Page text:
Saturday, March 30, 2013

Well Endured, Part I

It was about a month after I started running that I encountered a slight problem as I was getting dressed one morning.

I checked it twice. The straps were adjusted properly. It was, in fact, on the tightest setting. Yes, it wasn’t just my imagination: it was loose. All the hard work and exercise and dessert deprivation had paid off. I needed a smaller bra…

Damn it.

Other people enjoy weight loss. “OMG!” they say gleefully, “Look at me! I can wear a smaller size! It’s time to get new, cute clothes!” Maybe they save up for these clothes. Maybe they shop all the sales. I don’t know.

But I have grown to accept that I will never have an affordable wardrobe because, underneath it all, it costs a small fortune to cover a pair of large breasts.

And bra shopping is not and never has been fun for anybody ever. It’s traumatic.


At Lane Bryant, the store for fat girls, where I had shopped for the past ten years, I walked with glorious purpose. Confident in my destination, I honed in on my favorite bra style and grabbed the next size down, waltzing to the fitting room to try it on.

Alas, it was too small.

“Oh well. I guess the elastic in my old one just gave out. I’m still in the same size.”

Back in the store, I picked up the same bra in the size I had been wearing.

Alas, it was too big.

What sorcery is this? I thought. Waving to a shop girl, I asked, “Could I get measured for a bra, please?”

She broke out the tape measure and squinted at the number. “Looks like you could wear either a 38 or a 40.”

“You don’t have half sizes? Is there such a thing as a 39?”

“No. That’s not a thing,” she said, sneering at the apparently offensive idea.

“Because I just tried on both a 38 and a 40 and I really can’t wear either of them.”

“Sorry,” she said. “I just work here.”

Oh, I thought. You just work here? That’s okay then. I guess I can spare you when I go all Carrie White on this place, since you’re so innocent.

“Why don’t you go with the 40 since you can get into it?” she suggested.

Sure, I thought. Let me just drop eleventy gazillion dollars on a bra in the exact same size as the one that currently doesn’t fit me.

I bought the 38 out of spite and resolved to run more.


If you’re built like me, running requires a sports bra. “We don’t carry those,” the Lane Bryant girl told me. “Like, you know? ‘cause we’re not that kind of store.” I didn’t have to ask what kind of store she meant.

Sports bra shopping is two kinds of uncomfortable. You’ve got your bra shopping, which on its own is only slightly better than water boarding, but you’ve also got your strange and unfamiliar store to do it in. I can barely make it through the grocery store near my house – new stores are as foreign and scary to me as an alien asteroid, and I explore them with all the caution of one who knows there could be face-huggers around every brightly-colored-spandex corner.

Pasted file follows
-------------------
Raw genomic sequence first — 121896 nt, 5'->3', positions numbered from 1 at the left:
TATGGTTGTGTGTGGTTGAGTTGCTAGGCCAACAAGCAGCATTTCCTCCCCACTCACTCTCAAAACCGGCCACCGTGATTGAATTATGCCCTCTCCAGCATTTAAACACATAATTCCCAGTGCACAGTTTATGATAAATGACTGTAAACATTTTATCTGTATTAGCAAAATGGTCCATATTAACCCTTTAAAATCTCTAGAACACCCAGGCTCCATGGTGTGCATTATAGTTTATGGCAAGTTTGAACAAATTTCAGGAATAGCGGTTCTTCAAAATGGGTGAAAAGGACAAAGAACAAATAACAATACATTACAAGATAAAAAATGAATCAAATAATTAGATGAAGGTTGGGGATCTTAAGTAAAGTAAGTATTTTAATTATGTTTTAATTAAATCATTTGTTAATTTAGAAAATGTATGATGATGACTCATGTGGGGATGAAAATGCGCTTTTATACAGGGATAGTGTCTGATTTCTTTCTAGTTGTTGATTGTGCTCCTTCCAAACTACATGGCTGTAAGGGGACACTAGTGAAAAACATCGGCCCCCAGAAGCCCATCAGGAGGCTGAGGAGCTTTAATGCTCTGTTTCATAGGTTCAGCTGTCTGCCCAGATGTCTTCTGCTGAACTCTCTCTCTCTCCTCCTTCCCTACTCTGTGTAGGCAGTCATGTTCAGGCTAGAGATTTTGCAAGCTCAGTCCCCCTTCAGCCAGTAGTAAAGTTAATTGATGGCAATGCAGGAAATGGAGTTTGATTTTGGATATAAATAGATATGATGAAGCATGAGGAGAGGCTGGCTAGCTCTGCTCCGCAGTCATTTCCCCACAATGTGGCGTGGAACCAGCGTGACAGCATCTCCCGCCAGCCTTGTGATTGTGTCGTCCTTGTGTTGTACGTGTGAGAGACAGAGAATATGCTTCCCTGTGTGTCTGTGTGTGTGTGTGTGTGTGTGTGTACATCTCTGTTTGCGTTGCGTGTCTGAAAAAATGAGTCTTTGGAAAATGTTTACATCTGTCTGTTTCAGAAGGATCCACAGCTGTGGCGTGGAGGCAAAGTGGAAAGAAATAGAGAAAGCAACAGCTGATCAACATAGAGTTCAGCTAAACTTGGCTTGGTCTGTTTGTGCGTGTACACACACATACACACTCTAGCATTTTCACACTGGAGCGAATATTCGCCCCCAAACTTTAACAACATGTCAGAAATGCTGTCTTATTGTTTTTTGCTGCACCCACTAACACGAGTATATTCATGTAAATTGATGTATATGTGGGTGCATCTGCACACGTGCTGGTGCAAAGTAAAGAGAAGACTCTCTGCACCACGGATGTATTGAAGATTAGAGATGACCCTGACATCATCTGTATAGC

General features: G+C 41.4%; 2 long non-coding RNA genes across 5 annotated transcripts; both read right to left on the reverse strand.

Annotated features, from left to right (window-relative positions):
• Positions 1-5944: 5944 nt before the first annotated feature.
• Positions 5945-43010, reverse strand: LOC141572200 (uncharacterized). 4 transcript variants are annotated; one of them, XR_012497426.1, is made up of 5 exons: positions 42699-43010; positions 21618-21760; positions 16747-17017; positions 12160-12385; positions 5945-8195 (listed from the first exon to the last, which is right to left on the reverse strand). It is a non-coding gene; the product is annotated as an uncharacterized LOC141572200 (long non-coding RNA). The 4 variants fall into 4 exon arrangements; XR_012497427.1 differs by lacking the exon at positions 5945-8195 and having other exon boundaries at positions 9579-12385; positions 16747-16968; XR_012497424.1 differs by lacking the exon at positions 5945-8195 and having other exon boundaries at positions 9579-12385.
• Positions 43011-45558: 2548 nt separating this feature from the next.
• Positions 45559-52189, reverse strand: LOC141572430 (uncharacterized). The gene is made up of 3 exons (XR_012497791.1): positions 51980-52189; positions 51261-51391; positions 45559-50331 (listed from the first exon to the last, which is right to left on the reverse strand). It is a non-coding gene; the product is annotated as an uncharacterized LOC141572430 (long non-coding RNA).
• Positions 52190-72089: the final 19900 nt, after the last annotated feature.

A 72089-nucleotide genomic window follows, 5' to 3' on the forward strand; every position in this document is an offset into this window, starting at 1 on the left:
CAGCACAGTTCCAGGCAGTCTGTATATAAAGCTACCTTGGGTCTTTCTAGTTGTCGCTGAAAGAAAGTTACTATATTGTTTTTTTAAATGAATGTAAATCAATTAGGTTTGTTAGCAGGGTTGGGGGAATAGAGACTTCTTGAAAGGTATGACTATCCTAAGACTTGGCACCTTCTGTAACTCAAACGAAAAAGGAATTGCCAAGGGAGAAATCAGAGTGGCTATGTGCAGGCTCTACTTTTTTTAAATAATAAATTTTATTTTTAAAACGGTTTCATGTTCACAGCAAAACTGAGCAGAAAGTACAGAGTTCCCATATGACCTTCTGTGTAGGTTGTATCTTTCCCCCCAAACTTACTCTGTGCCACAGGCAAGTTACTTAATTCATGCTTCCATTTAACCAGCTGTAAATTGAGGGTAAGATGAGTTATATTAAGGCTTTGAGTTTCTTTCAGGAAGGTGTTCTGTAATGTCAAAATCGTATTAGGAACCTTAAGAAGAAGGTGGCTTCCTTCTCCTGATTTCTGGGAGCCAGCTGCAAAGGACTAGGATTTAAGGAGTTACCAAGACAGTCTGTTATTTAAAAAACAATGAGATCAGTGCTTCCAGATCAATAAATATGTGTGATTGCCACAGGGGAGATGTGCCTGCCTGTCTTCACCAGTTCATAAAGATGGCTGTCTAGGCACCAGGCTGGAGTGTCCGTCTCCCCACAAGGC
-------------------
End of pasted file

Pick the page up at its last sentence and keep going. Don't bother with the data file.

I do not feel as if I belong at the sporting goods store. Gazing over the sea of skin tight, neon lycra, I know that the creatures who favor these garments are not my people. My ways must be offensive to them, as these shorts are offensive to me.

But in just the same way that the fat girl store didn’t carry athletic wear, the sporting goods store didn’t carry fat girl sizes. The sports bras, for example, came in sizes like small, medium, and large. FYI, these are not actual bra sizes: without a cup size and a band size, it’s just a tiny tight shirt.

But I’ve been running! I told myself. Maybe these are my people after all. Perhaps I can wear their traditional fashions and blend in. I picked out several bras, shorts, and tops in the largest sizes available.

In the fitting room, my eyes beheld horrors that I cannot unsee. Even the extra large was too small. I looked like a sausage, conveniently packaged for alien consumption. I longed for the earth to split open and swallow me – if I’d even fit down there.


At a friend’s suggestion, I turned to the internet for sports bras. She recommended a few brands, based on her own experiences and a few magazine articles. My industrial strength super bra (with enough straps and fasteners for a bondage porno) arrived from Amazon within a week, and subsequently trimmed a full minute off my morning run. I decided I was done bra shopping, but the universe had other plans.

Not to be outdone by Lane Bryant and (the aptly named) Dick’s sporting goods, Macy’s wanted in on my humiliation.

Innocently seeking running shoes, I was blindsided by a ladies’ underwear sale, the store’s walkways lined with tables holding bins full of bras. I just want shoes, people! I thought. I’m avoiding bra shopping! You can’t just wave a bunch of bras at me as soon as I walk through the door!

But as I proceeded toward the shoe section, the idea grew on me. It wasn't like I had to go bra shopping; they were conveniently bringing the bra shopping to me. I passed the various sizes in the clearly labeled bins: a huge bucket of 32A, then 34B; a lot of 34C, which is what I wore in high school; and on and on. The bins runneth over, stunning in their variety. I’ll just see what they have in my size, I thought, since it’s on my way and everything.

They ran out of bins somewhere in the middle of the 36s. Not a good sign, I thought. At the end of the line of tables, a handwritten sign saying 38DD was taped to a tattered cardboard box. The box held only one bra. It was ugly…

But not as ugly as the language I used when I saw it.

Why does this have to be so hard? I thought.

(To be continued... Click here for Part II.)

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